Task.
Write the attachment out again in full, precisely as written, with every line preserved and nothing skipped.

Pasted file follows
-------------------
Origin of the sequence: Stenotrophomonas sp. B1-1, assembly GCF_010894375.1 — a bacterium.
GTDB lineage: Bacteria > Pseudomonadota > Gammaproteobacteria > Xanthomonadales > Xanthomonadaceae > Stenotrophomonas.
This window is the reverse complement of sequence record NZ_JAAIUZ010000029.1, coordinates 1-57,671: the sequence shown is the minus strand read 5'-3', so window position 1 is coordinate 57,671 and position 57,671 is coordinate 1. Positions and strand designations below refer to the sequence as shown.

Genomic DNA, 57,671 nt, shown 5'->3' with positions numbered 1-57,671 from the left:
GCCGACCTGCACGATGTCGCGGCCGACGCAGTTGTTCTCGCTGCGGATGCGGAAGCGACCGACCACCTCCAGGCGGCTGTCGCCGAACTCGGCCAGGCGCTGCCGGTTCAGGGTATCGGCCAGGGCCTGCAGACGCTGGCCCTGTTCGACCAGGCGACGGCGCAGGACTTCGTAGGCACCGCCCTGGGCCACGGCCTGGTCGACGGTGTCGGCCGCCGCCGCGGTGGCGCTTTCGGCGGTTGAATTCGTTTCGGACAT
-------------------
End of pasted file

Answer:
Origin of the sequence: Stenotrophomonas sp. B1-1, assembly GCF_010894375.1 — a bacterium.
GTDB lineage: Bacteria > Pseudomonadota > Gammaproteobacteria > Xanthomonadales > Xanthomonadaceae > Stenotrophomonas.
This window is the reverse complement of sequence record NZ_JAAIUZ010000029.1, coordinates 1-57,671: the sequence shown is the minus strand read 5'-3', so window position 1 is coordinate 57,671 and position 57,671 is coordinate 1. Positions and strand designations below refer to the sequence as shown.

Genomic DNA, 57,671 nt, shown 5'->3' with positions numbered 1-57,671 from the left:
GCCGACCTGCACGATGTCGCGGCCGACGCAGTTGTTCTCGCTGCGGATGCGGAAGCGACCGACCACCTCCAGGCGGCTGTCGCCGAACTCGGCCAGGCGCTGCCGGTTCAGGGTATCGGCCAGGGCCTGCAGACGCTGGCCCTGTTCGACCAGGCGACGGCGCAGGACTTCGTAGGCACCGCCCTGGGCCACGGCCTGGTCGACGGTGTCGGCCGCCGCCGCGGTGGCGCTTTCGGCGGTTGAATTCGTTTCGGACAT